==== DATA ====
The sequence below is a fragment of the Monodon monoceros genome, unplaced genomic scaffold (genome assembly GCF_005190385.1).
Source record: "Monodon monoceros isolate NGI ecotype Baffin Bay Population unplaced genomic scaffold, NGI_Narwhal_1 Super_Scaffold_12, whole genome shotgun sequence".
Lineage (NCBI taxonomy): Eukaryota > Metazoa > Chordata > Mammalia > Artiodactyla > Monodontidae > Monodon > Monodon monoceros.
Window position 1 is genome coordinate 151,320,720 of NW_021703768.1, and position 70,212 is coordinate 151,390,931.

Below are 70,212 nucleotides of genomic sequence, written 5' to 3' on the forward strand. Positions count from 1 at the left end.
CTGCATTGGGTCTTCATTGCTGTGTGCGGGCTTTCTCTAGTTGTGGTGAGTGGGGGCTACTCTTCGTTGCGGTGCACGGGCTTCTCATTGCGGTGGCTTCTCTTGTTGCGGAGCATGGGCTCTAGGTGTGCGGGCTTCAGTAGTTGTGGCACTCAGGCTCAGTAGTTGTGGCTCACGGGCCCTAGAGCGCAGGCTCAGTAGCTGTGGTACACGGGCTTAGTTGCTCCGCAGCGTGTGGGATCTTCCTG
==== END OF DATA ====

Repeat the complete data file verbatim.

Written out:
The sequence below is a fragment of the Monodon monoceros genome, unplaced genomic scaffold (genome assembly GCF_005190385.1).
Source record: "Monodon monoceros isolate NGI ecotype Baffin Bay Population unplaced genomic scaffold, NGI_Narwhal_1 Super_Scaffold_12, whole genome shotgun sequence".
Lineage (NCBI taxonomy): Eukaryota > Metazoa > Chordata > Mammalia > Artiodactyla > Monodontidae > Monodon > Monodon monoceros.
Window position 1 is genome coordinate 151,320,720 of NW_021703768.1, and position 70,212 is coordinate 151,390,931.

Below are 70,212 nucleotides of genomic sequence, written 5' to 3' on the forward strand. Positions count from 1 at the left end.
CTGCATTGGGTCTTCATTGCTGTGTGCGGGCTTTCTCTAGTTGTGGTGAGTGGGGGCTACTCTTCGTTGCGGTGCACGGGCTTCTCATTGCGGTGGCTTCTCTTGTTGCGGAGCATGGGCTCTAGGTGTGCGGGCTTCAGTAGTTGTGGCACTCAGGCTCAGTAGTTGTGGCTCACGGGCCCTAGAGCGCAGGCTCAGTAGCTGTGGTACACGGGCTTAGTTGCTCCGCAGCGTGTGGGATCTTCCTG